Creating an Appropriate Experimental Design to Study the Learning Process in a Computer Maze Task
University of Delaware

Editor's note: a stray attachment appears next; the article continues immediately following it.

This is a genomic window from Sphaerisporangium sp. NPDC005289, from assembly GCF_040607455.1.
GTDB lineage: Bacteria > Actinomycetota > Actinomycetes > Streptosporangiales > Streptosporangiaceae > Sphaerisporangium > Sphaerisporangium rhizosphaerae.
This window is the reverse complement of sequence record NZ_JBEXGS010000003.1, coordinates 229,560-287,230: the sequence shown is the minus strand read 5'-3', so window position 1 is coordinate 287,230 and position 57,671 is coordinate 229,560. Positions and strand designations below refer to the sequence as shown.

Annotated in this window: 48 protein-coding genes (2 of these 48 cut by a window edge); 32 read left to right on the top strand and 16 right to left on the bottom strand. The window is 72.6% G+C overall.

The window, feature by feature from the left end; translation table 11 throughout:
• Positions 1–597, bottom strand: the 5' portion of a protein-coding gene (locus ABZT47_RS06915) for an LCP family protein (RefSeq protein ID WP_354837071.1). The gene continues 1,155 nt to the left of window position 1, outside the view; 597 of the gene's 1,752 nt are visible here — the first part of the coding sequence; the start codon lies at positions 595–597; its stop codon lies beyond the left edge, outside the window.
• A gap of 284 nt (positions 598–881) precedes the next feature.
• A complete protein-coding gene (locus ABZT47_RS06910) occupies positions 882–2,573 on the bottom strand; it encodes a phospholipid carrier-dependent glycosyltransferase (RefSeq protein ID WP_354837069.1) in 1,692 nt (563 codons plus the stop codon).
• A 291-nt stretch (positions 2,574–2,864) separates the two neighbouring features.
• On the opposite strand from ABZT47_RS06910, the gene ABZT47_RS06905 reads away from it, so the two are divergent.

Motor learning is a set of processes associated with practice that leads to improvements in performance or execution of a task. The prefrontal cortex plays an important role in learning as it is associated with planning and assisting motor tasks. The purpose of this study is to create a perfect experimental paradigm using MazeSuite and Functional Near Infrared Spectroscopy (fNIRS) in order to evaluate the learning process. Three adult participants completed an online virtual maze in blocks of 10 trials until the maze was mastered. fNIRS recorded the participant’s oxygenated hemoglobin in the prefrontal cortex and MazeSuite recorded the participant’s path lengths. Data analysis looked at the relationship between oxygenated hemoglobin and trial number, path length and trial number, and oxygenated hemoglobin and path length. Overall, as trial number increased, oxygenated hemoglobin decreased. The same relationship was seen when comparing path length with trial number. Lastly, as path length decreased, oxygenated hemoglobin also decreased. Future researchers can go into more detail with the data collection process, study the Contextual Interference Effect, and study kids with developmental disabilities such as Dyslexia.